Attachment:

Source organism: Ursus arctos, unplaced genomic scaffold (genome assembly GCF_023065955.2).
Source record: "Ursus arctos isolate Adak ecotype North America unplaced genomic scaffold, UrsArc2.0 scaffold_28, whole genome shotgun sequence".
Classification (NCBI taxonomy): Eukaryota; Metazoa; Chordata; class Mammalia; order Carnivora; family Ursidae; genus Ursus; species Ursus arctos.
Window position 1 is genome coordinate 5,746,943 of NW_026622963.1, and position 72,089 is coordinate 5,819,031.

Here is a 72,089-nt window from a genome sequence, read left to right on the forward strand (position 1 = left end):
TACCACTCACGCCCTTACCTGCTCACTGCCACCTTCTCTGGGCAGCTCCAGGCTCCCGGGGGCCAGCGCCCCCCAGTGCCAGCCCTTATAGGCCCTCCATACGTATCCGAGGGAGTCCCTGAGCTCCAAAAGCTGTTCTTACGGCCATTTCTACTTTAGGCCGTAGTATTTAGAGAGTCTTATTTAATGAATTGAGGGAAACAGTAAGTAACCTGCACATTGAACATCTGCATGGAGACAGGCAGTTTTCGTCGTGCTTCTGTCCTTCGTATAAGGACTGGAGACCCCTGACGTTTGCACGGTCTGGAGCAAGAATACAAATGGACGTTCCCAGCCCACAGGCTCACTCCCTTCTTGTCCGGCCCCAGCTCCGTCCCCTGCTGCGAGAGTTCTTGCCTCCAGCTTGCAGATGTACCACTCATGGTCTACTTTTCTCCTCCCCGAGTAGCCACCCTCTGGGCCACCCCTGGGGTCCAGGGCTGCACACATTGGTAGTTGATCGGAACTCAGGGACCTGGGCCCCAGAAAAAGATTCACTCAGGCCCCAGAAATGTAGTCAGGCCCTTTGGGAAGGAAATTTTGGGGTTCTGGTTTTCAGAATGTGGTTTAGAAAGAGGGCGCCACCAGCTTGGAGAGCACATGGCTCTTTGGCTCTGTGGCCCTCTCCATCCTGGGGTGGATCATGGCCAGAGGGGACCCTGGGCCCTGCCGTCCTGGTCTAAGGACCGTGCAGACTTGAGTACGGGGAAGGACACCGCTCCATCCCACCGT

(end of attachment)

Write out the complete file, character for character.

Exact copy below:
Source organism: Ursus arctos, unplaced genomic scaffold (genome assembly GCF_023065955.2).
Source record: "Ursus arctos isolate Adak ecotype North America unplaced genomic scaffold, UrsArc2.0 scaffold_28, whole genome shotgun sequence".
Classification (NCBI taxonomy): Eukaryota; Metazoa; Chordata; class Mammalia; order Carnivora; family Ursidae; genus Ursus; species Ursus arctos.
Window position 1 is genome coordinate 5,746,943 of NW_026622963.1, and position 72,089 is coordinate 5,819,031.

Here is a 72,089-nt window from a genome sequence, read left to right on the forward strand (position 1 = left end):
TACCACTCACGCCCTTACCTGCTCACTGCCACCTTCTCTGGGCAGCTCCAGGCTCCCGGGGGCCAGCGCCCCCCAGTGCCAGCCCTTATAGGCCCTCCATACGTATCCGAGGGAGTCCCTGAGCTCCAAAAGCTGTTCTTACGGCCATTTCTACTTTAGGCCGTAGTATTTAGAGAGTCTTATTTAATGAATTGAGGGAAACAGTAAGTAACCTGCACATTGAACATCTGCATGGAGACAGGCAGTTTTCGTCGTGCTTCTGTCCTTCGTATAAGGACTGGAGACCCCTGACGTTTGCACGGTCTGGAGCAAGAATACAAATGGACGTTCCCAGCCCACAGGCTCACTCCCTTCTTGTCCGGCCCCAGCTCCGTCCCCTGCTGCGAGAGTTCTTGCCTCCAGCTTGCAGATGTACCACTCATGGTCTACTTTTCTCCTCCCCGAGTAGCCACCCTCTGGGCCACCCCTGGGGTCCAGGGCTGCACACATTGGTAGTTGATCGGAACTCAGGGACCTGGGCCCCAGAAAAAGATTCACTCAGGCCCCAGAAATGTAGTCAGGCCCTTTGGGAAGGAAATTTTGGGGTTCTGGTTTTCAGAATGTGGTTTAGAAAGAGGGCGCCACCAGCTTGGAGAGCACATGGCTCTTTGGCTCTGTGGCCCTCTCCATCCTGGGGTGGATCATGGCCAGAGGGGACCCTGGGCCCTGCCGTCCTGGTCTAAGGACCGTGCAGACTTGAGTACGGGGAAGGACACCGCTCCATCCCACCGT